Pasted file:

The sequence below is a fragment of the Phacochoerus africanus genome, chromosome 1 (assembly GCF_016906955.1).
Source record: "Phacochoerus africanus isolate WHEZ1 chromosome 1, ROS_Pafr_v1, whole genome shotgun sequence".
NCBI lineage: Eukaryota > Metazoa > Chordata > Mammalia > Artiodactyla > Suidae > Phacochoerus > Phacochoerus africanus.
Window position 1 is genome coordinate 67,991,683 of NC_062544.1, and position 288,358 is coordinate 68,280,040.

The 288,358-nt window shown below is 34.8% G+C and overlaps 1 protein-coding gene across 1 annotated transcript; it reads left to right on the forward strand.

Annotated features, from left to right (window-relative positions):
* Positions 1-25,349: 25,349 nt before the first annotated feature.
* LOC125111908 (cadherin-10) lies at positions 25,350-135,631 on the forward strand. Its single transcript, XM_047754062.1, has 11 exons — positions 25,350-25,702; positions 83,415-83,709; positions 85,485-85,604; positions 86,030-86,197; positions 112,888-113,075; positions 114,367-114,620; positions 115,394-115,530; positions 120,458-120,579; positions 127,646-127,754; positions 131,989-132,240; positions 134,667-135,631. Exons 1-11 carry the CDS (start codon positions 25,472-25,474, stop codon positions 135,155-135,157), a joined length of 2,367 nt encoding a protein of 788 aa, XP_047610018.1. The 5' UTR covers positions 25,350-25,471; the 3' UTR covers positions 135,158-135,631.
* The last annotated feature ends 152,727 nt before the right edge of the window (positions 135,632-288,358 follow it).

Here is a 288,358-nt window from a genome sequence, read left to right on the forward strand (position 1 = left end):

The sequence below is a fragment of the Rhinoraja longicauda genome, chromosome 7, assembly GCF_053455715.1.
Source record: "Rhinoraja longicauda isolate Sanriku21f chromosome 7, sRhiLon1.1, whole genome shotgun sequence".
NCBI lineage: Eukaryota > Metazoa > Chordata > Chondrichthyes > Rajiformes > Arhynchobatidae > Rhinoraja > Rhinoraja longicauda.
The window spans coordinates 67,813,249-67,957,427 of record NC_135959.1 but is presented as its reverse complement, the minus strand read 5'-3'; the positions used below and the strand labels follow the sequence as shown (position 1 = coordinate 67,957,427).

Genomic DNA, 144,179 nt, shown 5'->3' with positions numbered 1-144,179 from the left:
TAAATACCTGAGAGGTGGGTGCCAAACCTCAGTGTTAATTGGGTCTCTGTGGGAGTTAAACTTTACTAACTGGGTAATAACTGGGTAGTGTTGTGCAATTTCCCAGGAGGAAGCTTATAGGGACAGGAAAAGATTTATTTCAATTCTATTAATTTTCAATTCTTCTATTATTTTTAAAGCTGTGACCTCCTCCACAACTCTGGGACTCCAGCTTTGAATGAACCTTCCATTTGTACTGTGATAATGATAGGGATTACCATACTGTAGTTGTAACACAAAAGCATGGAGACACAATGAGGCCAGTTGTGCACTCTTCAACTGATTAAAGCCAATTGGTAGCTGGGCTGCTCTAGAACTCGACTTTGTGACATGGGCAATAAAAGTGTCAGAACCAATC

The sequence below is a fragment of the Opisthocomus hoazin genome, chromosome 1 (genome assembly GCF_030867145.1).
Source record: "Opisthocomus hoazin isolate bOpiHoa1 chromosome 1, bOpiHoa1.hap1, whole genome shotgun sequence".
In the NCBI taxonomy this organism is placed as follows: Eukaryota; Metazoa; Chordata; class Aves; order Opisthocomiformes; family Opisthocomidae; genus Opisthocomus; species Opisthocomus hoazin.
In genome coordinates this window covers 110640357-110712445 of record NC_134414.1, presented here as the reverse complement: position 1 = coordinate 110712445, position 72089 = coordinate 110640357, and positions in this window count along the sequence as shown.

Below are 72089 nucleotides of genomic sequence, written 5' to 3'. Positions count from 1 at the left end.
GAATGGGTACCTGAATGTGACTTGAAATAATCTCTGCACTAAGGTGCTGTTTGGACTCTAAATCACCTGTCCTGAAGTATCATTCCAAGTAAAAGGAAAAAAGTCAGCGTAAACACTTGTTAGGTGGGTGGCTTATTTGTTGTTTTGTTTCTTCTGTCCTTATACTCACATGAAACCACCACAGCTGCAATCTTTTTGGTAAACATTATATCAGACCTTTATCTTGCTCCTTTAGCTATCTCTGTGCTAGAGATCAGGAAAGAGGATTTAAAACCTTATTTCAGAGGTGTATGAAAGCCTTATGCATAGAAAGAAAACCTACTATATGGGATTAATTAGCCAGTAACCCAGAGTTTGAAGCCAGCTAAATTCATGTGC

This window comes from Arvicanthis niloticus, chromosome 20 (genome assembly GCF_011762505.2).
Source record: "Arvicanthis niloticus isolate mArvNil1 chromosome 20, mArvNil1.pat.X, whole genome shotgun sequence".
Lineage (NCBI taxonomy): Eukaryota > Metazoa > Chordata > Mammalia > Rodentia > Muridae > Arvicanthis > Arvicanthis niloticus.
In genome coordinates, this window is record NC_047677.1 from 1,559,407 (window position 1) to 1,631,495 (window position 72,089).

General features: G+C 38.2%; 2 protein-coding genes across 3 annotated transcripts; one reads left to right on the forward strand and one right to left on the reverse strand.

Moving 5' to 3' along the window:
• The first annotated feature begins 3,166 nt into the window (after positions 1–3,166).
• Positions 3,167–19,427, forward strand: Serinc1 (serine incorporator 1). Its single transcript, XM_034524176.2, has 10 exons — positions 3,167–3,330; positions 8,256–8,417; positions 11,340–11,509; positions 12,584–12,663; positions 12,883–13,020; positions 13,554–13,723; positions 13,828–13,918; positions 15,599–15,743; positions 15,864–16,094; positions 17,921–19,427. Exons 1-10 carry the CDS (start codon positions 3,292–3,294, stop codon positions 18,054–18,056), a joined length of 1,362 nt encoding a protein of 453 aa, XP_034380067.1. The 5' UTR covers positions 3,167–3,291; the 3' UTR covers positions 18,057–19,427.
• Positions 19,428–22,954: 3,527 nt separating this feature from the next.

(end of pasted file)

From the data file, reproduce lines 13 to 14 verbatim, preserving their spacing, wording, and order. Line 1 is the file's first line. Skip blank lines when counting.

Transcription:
NCBI lineage: Eukaryota > Metazoa > Chordata > Chondrichthyes > Rajiformes > Arhynchobatidae > Rhinoraja > Rhinoraja longicauda.
The window spans coordinates 67,813,249-67,957,427 of record NC_135959.1 but is presented as its reverse complement, the minus strand read 5'-3'; the positions used below and the strand labels follow the sequence as shown (position 1 = coordinate 67,957,427).